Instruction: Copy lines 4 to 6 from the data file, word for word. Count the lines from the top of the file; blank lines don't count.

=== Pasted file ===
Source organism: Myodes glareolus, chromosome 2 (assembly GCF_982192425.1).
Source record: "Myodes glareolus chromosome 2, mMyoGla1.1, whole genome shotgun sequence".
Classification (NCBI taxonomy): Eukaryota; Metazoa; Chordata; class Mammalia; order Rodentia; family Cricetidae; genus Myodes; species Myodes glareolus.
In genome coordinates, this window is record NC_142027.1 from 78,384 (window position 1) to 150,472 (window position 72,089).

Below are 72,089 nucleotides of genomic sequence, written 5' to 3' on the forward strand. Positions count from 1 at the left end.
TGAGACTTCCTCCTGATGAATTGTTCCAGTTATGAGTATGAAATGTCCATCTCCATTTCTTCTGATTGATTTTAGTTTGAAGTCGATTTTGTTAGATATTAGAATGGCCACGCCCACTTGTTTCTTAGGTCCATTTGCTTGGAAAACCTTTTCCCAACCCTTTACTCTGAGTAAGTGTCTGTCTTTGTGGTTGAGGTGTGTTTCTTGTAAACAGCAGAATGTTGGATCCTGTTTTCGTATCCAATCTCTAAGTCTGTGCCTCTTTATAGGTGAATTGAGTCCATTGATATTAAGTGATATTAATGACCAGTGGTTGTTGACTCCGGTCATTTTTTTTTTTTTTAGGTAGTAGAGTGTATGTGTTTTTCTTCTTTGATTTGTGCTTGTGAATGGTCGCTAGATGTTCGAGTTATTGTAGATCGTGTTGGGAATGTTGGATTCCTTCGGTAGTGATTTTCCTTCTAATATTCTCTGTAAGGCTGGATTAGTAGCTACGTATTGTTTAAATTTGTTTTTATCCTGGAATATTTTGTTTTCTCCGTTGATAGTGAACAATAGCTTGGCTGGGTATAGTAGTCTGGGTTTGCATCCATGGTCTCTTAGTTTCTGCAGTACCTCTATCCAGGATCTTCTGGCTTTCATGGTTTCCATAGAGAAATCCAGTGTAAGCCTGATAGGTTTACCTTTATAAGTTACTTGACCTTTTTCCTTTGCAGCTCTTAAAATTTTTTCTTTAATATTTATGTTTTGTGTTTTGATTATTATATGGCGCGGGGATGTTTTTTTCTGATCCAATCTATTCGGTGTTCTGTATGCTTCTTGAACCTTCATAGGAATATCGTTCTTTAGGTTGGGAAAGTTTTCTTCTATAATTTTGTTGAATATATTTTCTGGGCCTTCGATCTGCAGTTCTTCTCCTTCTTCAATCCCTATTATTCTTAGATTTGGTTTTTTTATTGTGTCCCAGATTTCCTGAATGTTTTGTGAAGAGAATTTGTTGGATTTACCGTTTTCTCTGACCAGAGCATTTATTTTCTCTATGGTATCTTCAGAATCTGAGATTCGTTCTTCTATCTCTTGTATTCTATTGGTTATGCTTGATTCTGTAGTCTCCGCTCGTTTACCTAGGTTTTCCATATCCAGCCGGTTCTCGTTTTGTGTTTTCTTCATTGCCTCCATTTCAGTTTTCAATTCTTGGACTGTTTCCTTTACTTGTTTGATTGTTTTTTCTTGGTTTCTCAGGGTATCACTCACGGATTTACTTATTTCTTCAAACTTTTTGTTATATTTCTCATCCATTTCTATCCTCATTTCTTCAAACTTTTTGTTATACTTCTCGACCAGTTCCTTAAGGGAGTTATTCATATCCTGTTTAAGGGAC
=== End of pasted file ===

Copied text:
In genome coordinates, this window is record NC_142027.1 from 78,384 (window position 1) to 150,472 (window position 72,089).

Below are 72,089 nucleotides of genomic sequence, written 5' to 3' on the forward strand. Positions count from 1 at the left end.
TGAGACTTCCTCCTGATGAATTGTTCCAGTTATGAGTATGAAATGTCCATCTCCATTTCTTCTGATTGATTTTAGTTTGAAGTCGATTTTGTTAGATATTAGAATGGCCACGCCCACTTGTTTCTTAGGTCCATTTGCTTGGAAAACCTTTTCCCAACCCTTTACTCTGAGTAAGTGTCTGTCTTTGTGGTTGAGGTGTGTTTCTTGTAAACAGCAGAATGTTGGATCCTGTTTTCGTATCCAATCTCTAAGTCTGTGCCTCTTTATAGGTGAATTGAGTCCATTGATATTAAGTGATATTAATGACCAGTGGTTGTTGACTCCGGTCATTTTTTTTTTTTTTAGGTAGTAGAGTGTATGTGTTTTTCTTCTTTGATTTGTGCTTGTGAATGGTCGCTAGATGTTCGAGTTATTGTAGATCGTGTTGGGAATGTTGGATTCCTTCGGTAGTGATTTTCCTTCTAATATTCTCTGTAAGGCTGGATTAGTAGCTACGTATTGTTTAAATTTGTTTTTATCCTGGAATATTTTGTTTTCTCCGTTGATAGTGAACAATAGCTTGGCTGGGTATAGTAGTCTGGGTTTGCATCCATGGTCTCTTAGTTTCTGCAGTACCTCTATCCAGGATCTTCTGGCTTTCATGGTTTCCATAGAGAAATCCAGTGTAAGCCTGATAGGTTTACCTTTATAAGTTACTTGACCTTTTTCCTTTGCAGCTCTTAAAATTTTTTCTTTAATATTTATGTTTTGTGTTTTGATTATTATATGGCGCGGGGATGTTTTTTTCTGATCCAATCTATTCGGTGTTCTGTATGCTTCTTGAACCTTCATAGGAATATCGTTCTTTAGGTTGGGAAAGTTTTCTTCTATAATTTTGTTGAATATATTTTCTGGGCCTTCGATCTGCAGTTCTTCTCCTTCTTCAATCCCTATTATTCTTAGATTTGGTTTTTTTATTGTGTCCCAGATTTCCTGAATGTTTTGTGAAGAGAATTTGTTGGATTTACCGTTTTCTCTGACCAGAGCATTTATTTTCTCTATGGTATCTTCAGAATCTGAGATTCGTTCTTCTATCTCTTGTATTCTATTGGTTATGCTTGATTCTGTAGTCTCCGCTCGTTTACCTAGGTTTTCCATATCCAGCCGGTTCTCGTTTTGTGTTTTCTTCATTGCCTCCATTTCAGTTTTCAATTCTTGGACTGTTTCCTTTACTTGTTTGATTGTTTTTTCTTGGTTTCTCAGGGTATCACTCACGGATTTACTTATTTCTTCAAACTTTTTGTTATATTTCTCATCCATTTCTATCCTCATTTCTTCAAACTTTTTGTTATACTTCTCGACCAGTTCCTTAAGGGAGTTATTCATATCCTGTTTAAGGGAC